A hot summer’s evening in east Birmingham. The first proper one of the year, and in Bromford, children are out playing in the muggy evening air.
St Wilfrid’s Community Centre offers a cool respite from the heat, but people would be forgiven for having better things to do on such a lovely Friday night.
However, it’s a measure of the power of this election that the room is, well, nearly full. And when I arrive, the Hodge Hill hustings is in full swing.
Ably chaired by local Rev Al Barrett of Hodge Hill Church, Liam Byrne, the Labour parliamentary candidate who has represented the constituency for 13 years, is joined by Liberal Democrat Phil Bennion.
The debate focuses on Brexit. So far, the subject which prompted the whole election has been curiously absent from the campaign.
But although this diverse, low-income constituency voted narrowly to leave the EU, there are deep concerns that the hard Brexit being touted will result in job losses and damaging migration curbs.
“I want to keep the best bits of the EU, ” says Suraiya.
“We are and we will be in Europe. So why not cooperate?”
For others, it is the prism through which all other policies should be viewed.
A strong economy that is able to adequately fund education, social care and the NHS, Balal says, can only be achieved through a Brexit deal that protects the economy – and precious jobs.
“There’s a lot of uncertainty at the moment,” he tells me.
“We need an economic policy that works for everyone.”
Jo Green, of the Embrace Autism support group, stands up to ask her question.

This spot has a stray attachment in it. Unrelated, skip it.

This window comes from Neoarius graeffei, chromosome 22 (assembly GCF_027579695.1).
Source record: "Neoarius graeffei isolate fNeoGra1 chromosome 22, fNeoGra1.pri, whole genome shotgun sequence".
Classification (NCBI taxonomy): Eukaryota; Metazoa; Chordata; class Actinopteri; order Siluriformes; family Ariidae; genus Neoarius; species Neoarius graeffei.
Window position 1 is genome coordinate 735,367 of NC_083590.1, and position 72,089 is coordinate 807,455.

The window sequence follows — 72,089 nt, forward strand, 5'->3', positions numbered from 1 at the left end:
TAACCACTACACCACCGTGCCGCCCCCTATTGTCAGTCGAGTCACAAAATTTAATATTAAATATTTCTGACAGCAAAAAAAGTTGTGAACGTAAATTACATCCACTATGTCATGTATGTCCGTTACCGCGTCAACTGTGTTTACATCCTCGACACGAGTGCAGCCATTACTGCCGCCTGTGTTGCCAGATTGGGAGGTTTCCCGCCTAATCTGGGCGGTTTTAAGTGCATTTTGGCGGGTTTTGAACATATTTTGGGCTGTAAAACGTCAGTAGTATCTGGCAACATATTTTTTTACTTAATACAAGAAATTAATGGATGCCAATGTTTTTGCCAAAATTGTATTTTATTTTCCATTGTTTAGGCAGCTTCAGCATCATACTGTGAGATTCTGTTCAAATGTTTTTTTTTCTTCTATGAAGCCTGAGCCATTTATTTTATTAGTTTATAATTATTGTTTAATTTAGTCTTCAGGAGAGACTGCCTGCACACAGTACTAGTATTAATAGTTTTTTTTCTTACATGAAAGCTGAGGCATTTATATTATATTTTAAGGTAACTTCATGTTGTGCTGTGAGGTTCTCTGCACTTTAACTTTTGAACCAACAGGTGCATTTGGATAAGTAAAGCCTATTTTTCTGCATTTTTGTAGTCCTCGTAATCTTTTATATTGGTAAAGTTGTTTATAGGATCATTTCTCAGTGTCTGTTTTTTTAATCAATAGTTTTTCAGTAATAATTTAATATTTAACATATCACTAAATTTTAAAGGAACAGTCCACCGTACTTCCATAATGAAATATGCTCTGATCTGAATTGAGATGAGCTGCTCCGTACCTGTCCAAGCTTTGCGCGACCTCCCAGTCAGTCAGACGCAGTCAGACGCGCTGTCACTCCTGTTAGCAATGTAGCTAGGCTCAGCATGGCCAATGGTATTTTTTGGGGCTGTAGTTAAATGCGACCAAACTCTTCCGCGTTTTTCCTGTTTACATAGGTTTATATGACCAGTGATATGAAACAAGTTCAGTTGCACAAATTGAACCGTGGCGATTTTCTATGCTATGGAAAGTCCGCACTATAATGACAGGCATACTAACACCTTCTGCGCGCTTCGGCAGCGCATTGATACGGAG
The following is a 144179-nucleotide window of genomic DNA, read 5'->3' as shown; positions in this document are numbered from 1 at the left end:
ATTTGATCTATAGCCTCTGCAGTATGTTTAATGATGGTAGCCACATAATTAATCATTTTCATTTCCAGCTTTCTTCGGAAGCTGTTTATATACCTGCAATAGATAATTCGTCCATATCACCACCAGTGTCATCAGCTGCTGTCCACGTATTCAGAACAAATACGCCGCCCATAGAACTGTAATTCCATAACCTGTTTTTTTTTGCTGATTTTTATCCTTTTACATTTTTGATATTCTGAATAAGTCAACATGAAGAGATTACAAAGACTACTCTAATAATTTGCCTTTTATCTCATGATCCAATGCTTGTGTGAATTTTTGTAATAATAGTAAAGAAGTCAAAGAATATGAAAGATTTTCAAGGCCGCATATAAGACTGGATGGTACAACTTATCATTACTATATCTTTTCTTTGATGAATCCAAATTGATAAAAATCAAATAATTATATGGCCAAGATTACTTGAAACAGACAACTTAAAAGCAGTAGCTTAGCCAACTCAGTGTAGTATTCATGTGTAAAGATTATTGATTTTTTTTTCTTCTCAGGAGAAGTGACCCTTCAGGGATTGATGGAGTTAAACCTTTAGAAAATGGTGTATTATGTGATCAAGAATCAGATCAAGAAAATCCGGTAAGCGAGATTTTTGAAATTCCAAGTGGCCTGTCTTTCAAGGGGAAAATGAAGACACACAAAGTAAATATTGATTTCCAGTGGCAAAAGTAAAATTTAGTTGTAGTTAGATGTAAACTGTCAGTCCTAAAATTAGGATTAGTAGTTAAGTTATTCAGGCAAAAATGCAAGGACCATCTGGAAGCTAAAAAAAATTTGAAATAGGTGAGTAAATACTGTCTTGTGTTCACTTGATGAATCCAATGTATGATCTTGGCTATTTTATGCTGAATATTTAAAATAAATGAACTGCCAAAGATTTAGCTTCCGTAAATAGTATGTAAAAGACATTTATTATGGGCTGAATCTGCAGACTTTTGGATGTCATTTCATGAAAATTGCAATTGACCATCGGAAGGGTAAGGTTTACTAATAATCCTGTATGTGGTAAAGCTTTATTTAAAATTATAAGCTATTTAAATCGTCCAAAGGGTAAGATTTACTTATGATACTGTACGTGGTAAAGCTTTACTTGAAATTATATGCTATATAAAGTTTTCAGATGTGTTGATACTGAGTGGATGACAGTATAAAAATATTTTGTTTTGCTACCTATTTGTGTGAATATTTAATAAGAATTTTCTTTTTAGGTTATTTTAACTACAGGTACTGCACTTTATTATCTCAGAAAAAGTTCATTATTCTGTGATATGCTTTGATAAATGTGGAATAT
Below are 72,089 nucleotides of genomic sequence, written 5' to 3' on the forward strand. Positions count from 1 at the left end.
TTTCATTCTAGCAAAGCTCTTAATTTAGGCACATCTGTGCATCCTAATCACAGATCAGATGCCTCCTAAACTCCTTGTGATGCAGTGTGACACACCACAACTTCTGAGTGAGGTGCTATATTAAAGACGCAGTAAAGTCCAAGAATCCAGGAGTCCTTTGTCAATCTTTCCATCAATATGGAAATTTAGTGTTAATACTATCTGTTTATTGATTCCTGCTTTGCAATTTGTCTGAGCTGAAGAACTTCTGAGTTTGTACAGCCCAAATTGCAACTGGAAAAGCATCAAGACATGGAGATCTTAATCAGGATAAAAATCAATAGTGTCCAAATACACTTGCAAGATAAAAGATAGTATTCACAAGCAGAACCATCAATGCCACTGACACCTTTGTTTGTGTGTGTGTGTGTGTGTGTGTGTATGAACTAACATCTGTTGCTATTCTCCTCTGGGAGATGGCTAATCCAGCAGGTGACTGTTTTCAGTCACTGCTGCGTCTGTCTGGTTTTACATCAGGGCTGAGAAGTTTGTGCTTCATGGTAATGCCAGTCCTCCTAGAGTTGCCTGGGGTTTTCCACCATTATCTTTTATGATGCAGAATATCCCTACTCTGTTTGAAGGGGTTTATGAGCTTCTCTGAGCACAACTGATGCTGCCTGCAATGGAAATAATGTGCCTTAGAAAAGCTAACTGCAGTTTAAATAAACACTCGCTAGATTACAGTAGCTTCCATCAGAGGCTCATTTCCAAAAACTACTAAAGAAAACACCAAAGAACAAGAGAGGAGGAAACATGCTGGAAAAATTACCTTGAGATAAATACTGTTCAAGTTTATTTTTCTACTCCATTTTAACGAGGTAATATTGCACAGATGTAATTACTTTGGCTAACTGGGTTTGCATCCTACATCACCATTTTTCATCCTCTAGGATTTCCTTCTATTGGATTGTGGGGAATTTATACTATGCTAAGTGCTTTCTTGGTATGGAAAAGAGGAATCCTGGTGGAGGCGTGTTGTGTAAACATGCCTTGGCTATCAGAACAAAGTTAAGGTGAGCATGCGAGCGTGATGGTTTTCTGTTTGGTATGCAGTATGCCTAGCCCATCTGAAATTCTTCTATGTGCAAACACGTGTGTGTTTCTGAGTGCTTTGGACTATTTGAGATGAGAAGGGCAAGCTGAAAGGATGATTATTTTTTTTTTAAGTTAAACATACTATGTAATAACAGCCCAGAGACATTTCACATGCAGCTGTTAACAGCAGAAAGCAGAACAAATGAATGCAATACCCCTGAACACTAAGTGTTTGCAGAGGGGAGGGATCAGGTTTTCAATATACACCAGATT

As someone living with autism, she is deeply worried – and frustrated – at cuts to council care. And she wants to know exactly what the candidates are going to do about it.
Jo also works as a volunteer with the local ‘Our Street Connectors’ project, which helps people like her bring the community together. It’s an initiative founded by Rev Barrett, a huge advocate of asset-based community development (ABCD).
The ABCD approach looks to develop communities using their existing strengths and potential, and works to support people like Jo.
It’s embedded in the parish through Firs and Bromford Neighbours Together.
Amongst other initiatives, they run a Real Junk Food Kitchen, an allotment, and hold a huge number of community events at St Wilfrid’s.
Yet their project worker Paul Wright – or “community builder”, as he calls himself – says despite the obvious strength of the community, they are struggling to withstand the impact of cuts, sanctions, and austerity.
“People are getting knocked down all the time”.
After the event, attendees and candidates sit and chat; the conversation continues on Twitter.
Hundreds of events like this have taken place throughout this election, in unremarkable town halls and community centres up and own the country.
But what is remarkable about them is the direct connection between citizens and democracy, that demands these people asking for our vote are held accountable for their actions, and deliver their promises.
Rev Barrett and I walk out into the estate. It feels lush and green and is bathed in the early evening night. He tells me he’s very happy with the way the debate has gone.
He lives just round the corner, and wanders home.